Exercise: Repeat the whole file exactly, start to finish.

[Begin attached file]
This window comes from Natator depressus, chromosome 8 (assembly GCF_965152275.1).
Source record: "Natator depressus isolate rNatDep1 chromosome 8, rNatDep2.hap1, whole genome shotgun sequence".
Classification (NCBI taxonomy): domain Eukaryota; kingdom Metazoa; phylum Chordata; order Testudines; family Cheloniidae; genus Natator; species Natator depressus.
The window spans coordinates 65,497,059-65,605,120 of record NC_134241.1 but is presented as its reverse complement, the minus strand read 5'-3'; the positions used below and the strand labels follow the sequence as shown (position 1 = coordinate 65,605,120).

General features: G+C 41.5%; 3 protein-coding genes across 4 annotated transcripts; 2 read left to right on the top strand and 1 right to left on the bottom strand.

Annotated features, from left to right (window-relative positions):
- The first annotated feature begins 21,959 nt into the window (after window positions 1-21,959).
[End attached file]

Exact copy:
This window comes from Natator depressus, chromosome 8 (assembly GCF_965152275.1).
Source record: "Natator depressus isolate rNatDep1 chromosome 8, rNatDep2.hap1, whole genome shotgun sequence".
Classification (NCBI taxonomy): domain Eukaryota; kingdom Metazoa; phylum Chordata; order Testudines; family Cheloniidae; genus Natator; species Natator depressus.
The window spans coordinates 65,497,059-65,605,120 of record NC_134241.1 but is presented as its reverse complement, the minus strand read 5'-3'; the positions used below and the strand labels follow the sequence as shown (position 1 = coordinate 65,605,120).

General features: G+C 41.5%; 3 protein-coding genes across 4 annotated transcripts; 2 read left to right on the top strand and 1 right to left on the bottom strand.

Annotated features, from left to right (window-relative positions):
- The first annotated feature begins 21,959 nt into the window (after window positions 1-21,959).